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Camp Crystal Lake

Author Lola Haskins
Air Date 1/3/2007

Camp Crystal Lake Transcript

As soon as our daughter was big enough, which to us meant the summer she was 8, we sent her to Camp Crystal Lake. It’s only a 45 minute drive from where we were living then, and, because it’s associated with the school board, lots of her friends were going to be there too, so we thought it would be a gentle introduction to fun away from home. Like many summer camps, Camp Crystal lets the kids pick their own activities. And since reading through the brochure the spring before (this was back when home computers were a rarity), all of them sounded great to me. When we went to pick D’Arcy up, I couldn’t wait to hear what she’d chosen. Would it be hiking? Swimming? Canoeing? Newspaper? Archery? Arts and Crafts? Indian lore? What?

Thinking about all the fun driving over, I hadn’t taken into account that I was going to be so happy to see my little one that any quizzing was going to have to wait until she’d rushed up and jumped into my arms in a way she hadn’t done since she was five. We loved it. She was heavy. After not so long, I put her down, and on the way over to the cabin to pick up her things, I said, “So, what did you take?” The first couple of things she rattled off, which happened to be swimming and archery, had me harking back to my own childhood. But then she said, “CPR.” And I said, “CPR,” thinking why would an eight year old take CPR.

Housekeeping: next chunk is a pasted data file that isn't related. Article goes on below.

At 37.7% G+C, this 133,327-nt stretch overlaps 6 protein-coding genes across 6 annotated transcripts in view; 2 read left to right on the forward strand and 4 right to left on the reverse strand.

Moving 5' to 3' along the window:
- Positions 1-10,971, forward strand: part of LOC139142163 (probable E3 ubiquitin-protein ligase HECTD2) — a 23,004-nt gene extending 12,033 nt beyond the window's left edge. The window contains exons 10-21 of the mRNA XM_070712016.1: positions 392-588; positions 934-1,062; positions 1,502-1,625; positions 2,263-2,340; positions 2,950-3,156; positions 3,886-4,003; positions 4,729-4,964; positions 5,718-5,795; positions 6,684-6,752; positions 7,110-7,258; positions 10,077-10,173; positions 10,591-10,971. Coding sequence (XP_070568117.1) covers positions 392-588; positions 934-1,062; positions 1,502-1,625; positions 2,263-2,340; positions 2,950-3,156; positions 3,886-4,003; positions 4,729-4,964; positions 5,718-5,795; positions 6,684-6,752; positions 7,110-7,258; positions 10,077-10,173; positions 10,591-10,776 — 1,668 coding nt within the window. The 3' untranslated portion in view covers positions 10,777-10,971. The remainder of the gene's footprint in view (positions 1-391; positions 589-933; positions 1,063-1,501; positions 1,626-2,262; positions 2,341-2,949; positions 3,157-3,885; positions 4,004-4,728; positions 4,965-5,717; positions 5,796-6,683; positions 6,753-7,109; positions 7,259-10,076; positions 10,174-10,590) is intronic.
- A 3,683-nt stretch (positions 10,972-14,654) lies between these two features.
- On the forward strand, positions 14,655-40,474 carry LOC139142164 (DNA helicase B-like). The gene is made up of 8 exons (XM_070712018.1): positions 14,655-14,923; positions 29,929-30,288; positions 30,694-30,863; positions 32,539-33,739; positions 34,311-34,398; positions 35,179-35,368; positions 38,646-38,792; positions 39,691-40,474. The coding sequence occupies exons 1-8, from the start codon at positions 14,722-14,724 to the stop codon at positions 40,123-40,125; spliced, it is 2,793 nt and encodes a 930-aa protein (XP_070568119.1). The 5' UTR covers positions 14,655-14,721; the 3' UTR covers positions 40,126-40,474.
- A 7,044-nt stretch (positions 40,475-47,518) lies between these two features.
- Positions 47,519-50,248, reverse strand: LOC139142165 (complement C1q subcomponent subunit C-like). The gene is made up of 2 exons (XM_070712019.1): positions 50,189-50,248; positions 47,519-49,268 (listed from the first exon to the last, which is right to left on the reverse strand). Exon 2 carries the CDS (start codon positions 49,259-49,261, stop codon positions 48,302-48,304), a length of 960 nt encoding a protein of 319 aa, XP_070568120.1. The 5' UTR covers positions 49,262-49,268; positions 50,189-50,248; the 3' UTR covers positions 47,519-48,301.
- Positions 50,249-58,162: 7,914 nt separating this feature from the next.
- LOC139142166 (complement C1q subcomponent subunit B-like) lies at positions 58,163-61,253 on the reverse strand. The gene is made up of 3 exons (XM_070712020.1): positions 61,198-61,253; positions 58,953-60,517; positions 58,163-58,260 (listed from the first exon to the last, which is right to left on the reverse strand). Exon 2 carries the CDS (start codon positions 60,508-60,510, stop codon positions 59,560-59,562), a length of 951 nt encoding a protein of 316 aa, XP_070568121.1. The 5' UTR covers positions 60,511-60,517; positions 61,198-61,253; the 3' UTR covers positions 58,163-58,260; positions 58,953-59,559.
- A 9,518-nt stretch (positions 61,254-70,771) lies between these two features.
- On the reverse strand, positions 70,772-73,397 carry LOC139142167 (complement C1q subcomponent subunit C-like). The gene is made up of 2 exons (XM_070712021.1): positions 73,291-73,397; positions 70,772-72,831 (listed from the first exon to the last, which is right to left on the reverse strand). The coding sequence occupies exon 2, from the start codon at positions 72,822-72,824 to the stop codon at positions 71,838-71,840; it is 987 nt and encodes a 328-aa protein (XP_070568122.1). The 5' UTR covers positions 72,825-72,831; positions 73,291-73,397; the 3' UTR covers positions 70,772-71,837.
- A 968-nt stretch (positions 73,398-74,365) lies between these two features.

Then she got very serious and said–by this time we were in her cabin–“Lie down, I’ll show you.” And she did. This was the child who three years later when she was away at camp in NC with her little brother and he lost his spending money, she gave him all of hers so he could buy the moccasins he wanted. And she never looked back. That was how she was. At the time, I remember thinking that her having chosen CPR said it all. When that occurred to me, I was so struck I wrote a poem. Here’s how it goes.

You Were Eight the Summer

You were eight the summer you showed me CPR,
How I find the ends of the ribs and count two fingers.
Your sure eyes and small hands told me you would
Save my life.
If I needed you, I had only to faint.
Oh my dear with the Red Cross book, if only
You could save my life.
If only you could save
With your fingers this quick morning,
The summer leaves that stop with the wind.

And she still hasn’t changed. When I was having some problems this past year, I didn’t even need to ask. There she was with her Red Cross book again, showing me what she’d learned.

Posted in Poetry